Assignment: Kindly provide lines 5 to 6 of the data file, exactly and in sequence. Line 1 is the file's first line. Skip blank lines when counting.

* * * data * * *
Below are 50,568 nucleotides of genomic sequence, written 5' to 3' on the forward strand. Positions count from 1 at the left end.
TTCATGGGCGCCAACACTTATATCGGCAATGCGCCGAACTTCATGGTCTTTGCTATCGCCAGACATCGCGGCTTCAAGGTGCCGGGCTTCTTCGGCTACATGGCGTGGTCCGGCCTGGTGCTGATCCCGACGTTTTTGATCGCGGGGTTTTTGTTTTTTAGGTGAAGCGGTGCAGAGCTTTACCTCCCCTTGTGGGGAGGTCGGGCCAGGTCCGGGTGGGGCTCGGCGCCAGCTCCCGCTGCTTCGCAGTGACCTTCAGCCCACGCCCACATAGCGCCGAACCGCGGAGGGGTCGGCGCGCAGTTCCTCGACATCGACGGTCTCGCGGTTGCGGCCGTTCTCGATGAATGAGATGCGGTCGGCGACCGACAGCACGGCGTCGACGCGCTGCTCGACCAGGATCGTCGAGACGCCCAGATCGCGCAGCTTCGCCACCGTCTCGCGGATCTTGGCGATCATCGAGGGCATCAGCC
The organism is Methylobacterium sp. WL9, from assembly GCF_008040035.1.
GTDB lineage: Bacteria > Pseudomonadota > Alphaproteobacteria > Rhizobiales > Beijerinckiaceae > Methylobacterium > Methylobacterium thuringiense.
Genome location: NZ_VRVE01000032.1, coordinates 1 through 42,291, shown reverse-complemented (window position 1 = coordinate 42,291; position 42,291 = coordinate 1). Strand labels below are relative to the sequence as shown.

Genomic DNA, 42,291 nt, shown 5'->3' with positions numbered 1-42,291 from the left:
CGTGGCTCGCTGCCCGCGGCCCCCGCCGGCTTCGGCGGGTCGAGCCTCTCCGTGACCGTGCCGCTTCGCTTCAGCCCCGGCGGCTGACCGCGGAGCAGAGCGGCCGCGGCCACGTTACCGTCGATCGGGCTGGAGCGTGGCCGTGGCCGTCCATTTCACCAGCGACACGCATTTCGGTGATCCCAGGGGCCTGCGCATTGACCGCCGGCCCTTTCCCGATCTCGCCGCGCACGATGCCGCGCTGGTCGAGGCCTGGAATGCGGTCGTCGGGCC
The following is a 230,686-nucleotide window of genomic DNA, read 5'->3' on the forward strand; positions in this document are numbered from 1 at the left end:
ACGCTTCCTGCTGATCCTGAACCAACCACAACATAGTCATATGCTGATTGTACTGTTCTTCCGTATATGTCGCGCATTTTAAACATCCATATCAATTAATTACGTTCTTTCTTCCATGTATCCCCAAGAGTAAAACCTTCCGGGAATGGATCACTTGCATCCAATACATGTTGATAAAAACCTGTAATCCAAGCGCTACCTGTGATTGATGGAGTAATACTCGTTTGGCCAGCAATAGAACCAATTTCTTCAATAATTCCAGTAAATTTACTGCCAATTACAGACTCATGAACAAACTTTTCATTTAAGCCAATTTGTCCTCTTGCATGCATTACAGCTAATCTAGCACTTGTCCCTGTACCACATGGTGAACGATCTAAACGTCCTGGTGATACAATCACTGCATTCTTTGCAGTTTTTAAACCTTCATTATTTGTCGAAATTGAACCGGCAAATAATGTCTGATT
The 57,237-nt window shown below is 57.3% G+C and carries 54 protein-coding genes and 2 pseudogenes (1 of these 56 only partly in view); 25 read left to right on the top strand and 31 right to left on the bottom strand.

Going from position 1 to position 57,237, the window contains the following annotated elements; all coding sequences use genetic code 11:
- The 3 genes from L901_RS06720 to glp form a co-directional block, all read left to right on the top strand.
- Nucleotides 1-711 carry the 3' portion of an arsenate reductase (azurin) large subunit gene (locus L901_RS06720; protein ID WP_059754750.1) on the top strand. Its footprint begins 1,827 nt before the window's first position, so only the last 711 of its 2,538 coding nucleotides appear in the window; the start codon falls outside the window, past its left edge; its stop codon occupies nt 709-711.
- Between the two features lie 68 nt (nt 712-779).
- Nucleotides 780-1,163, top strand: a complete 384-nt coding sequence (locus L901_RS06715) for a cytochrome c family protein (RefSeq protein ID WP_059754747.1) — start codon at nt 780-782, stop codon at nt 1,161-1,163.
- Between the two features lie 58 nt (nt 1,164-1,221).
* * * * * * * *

Genome location: NZ_VRVE01000032.1, coordinates 1 through 42,291, shown reverse-complemented (window position 1 = coordinate 42,291; position 42,291 = coordinate 1). Strand labels below are relative to the sequence as shown.

Genomic DNA, 42,291 nt, shown 5'->3' with positions numbered 1-42,291 from the left: